In a recent edition of City Journal, Fred Siegel explored how the radical environmentalism of the early 1970s created a new breed of “Progressives Against Progress,” as he put it:
In 1972, Sir John Maddox, editor of the British journal Nature, noted that though it had once been usual to see maniacs wearing sandwich boards that proclaimed the imminent end of the Earth, they had been replaced by a growing number of frenzied activists and politicized scientists making precisely the same claim. In the years since then, liberalism has seen recurring waves of such end-of-days hysteria. These waves have shared not only a common pattern but often the same cast of characters. Strangely, the promised despoliations are most likely to be presented as imminent when Republicans are in the White House. In each case, liberals have argued that the threat of catastrophe can be averted only through drastic actions in which the ordinary political mechanisms of democracy are suspended and power is turned over to a body of experts and supermen.
Flash-forward from the early 1970s to 2010, and Dana Milbank arguing in the Washington Post that “it is time to come up with an alternative to regulating carbon, a Plan B for climate change.”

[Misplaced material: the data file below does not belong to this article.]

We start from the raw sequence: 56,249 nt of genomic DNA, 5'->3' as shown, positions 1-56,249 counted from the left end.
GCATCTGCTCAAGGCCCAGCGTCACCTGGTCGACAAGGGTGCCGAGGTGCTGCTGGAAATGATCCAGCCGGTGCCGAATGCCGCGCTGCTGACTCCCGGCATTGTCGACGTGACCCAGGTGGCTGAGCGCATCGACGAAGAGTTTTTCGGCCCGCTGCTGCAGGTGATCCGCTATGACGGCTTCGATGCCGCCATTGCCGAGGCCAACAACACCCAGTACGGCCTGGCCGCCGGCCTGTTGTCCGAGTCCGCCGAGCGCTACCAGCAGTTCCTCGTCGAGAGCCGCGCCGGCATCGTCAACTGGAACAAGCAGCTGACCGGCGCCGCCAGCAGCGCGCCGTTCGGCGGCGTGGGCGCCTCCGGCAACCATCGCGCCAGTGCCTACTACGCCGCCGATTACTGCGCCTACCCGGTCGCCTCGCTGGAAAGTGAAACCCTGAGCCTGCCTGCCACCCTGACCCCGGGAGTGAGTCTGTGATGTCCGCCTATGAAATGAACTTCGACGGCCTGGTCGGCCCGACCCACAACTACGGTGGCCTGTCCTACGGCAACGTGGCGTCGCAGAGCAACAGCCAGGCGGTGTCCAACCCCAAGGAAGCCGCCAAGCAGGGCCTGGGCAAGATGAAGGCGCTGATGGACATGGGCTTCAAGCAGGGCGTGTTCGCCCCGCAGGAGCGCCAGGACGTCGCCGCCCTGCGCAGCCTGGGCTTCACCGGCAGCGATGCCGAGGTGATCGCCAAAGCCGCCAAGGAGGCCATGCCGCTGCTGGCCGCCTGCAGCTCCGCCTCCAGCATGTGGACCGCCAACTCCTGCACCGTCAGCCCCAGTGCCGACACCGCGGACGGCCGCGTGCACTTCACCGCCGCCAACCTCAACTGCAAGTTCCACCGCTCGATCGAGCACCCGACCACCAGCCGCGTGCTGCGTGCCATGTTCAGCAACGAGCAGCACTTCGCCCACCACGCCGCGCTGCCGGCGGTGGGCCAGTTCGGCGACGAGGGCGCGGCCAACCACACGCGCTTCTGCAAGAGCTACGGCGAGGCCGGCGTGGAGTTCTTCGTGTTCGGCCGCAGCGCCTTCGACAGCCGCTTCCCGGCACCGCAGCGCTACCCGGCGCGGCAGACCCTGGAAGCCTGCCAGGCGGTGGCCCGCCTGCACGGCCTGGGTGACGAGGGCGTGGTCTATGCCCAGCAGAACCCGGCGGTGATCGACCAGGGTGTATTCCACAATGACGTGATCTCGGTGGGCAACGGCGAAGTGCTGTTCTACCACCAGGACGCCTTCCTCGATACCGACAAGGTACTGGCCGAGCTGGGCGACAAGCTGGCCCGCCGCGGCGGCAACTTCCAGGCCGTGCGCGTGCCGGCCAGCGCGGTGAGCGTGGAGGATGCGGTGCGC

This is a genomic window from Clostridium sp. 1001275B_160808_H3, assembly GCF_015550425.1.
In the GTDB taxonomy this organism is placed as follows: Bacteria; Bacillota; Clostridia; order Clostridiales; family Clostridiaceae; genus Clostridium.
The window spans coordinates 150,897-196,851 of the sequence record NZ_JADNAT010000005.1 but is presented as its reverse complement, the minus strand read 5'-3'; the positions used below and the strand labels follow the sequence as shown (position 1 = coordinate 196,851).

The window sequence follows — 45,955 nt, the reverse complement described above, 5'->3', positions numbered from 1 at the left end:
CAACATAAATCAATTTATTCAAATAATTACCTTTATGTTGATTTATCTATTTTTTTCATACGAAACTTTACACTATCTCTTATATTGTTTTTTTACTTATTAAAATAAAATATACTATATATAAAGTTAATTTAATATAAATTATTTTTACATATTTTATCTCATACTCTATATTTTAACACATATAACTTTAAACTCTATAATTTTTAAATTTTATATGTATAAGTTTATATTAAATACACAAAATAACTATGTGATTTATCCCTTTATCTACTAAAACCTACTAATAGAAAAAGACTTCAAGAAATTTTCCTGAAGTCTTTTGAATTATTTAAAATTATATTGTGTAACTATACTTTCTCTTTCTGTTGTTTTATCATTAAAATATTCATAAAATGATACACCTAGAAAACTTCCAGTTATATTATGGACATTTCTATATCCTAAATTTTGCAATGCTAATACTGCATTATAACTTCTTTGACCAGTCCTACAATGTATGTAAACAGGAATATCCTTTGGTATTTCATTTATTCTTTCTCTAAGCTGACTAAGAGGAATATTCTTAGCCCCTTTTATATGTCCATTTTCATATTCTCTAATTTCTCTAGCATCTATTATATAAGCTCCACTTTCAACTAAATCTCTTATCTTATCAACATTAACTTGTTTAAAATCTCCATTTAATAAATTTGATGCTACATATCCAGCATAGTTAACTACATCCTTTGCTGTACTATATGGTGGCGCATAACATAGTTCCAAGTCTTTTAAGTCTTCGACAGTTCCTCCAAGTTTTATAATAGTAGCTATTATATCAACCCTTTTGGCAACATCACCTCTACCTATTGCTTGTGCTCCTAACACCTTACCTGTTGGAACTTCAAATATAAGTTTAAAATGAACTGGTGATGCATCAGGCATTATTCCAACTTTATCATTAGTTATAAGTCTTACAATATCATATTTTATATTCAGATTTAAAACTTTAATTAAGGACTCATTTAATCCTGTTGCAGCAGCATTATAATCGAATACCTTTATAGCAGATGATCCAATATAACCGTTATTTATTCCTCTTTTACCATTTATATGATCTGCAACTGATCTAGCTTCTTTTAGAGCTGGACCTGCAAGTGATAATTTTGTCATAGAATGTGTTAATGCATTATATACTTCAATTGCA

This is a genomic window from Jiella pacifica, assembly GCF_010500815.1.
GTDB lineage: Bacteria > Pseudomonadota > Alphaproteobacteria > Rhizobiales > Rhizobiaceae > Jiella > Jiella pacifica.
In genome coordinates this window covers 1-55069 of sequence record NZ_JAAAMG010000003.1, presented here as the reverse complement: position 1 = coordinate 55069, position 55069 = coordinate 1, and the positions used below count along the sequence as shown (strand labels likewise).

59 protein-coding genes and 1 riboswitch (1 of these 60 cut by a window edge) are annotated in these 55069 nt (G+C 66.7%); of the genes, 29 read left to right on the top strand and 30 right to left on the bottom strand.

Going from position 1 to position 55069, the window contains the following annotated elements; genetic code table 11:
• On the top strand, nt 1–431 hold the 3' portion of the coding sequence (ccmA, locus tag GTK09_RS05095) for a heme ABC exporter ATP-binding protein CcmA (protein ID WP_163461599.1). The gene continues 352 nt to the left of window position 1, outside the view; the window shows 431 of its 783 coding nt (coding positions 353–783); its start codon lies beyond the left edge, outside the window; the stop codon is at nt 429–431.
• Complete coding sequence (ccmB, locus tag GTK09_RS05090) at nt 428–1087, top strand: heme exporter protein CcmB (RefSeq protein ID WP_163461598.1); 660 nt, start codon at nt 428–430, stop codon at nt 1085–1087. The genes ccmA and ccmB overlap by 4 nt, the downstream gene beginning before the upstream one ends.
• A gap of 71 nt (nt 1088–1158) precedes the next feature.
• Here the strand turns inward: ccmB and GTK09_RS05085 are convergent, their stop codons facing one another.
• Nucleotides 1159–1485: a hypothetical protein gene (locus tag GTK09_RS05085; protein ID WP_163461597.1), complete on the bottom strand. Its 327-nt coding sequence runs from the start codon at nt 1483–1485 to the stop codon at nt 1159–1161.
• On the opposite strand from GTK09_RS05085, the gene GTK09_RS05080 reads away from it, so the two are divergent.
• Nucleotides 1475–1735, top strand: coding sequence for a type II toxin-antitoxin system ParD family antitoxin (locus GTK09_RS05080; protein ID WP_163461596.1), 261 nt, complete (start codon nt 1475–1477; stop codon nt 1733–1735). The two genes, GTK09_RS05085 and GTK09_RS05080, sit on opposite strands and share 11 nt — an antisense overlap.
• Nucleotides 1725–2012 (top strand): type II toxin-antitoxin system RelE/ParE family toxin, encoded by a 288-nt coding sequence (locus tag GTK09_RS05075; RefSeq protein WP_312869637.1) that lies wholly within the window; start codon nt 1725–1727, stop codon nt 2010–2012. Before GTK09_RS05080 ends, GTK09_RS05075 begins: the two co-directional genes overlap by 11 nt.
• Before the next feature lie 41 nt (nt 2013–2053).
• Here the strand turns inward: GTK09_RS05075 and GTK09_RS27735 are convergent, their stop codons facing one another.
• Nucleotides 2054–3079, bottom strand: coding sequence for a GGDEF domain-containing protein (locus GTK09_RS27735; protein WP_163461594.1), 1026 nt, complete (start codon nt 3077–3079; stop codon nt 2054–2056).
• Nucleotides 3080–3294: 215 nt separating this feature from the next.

Or as Tim Blair wrote at the start of 2009 when earlier hairshirt environmentalists made similar proposal, it sounds like an Ed Wood or Roger Corman movie — Plan B From Outer Space!
Scientists are already pondering the use of smoke (sulfur dioxide injected into the stratosphere) and mirrors (installing reflectors made of metal or lunar glass a million miles from Earth) to cool the planet. It’s time for policymakers to get serious about these and other “geoengineering” proposals to cool the Earth and remove excess carbon.
None of this means giving up on carbon reduction, which remains the only sure way to prevent man-made climate change. But as the failure in Congress to reach consensus slows progress toward an international agreement, the wasted time could be used to create a fallback plan…
To keep the Earth from absorbing warmth, we could paint roofs, roads and pavement white. We could plant lighter, more reflective grasses, or cover the deserts with reflective aluminum. Boats or planes could spray ocean clouds with sea salt to make them whiter; pumping tiny particles into the atmosphere could mimic the cooling effect of volcanic eruptions.
The geo-engineering proposals that Milbank references above are favorites of John Holdren, the president’s “science czar” and in-house equivalent of Dr. Strangelove; I explored several of these in a Silicon Graffiti video last year titled…
A year after the University of East Anglia’s notorious ClimateGate incident, only a few weeks after the 10/10 group’s fascistic, “Kill ’em all, let Gaia sort it out” video, do journalists such as Milbank realize how nutty they sound — at least to those us who dissent from the religion of Gaia?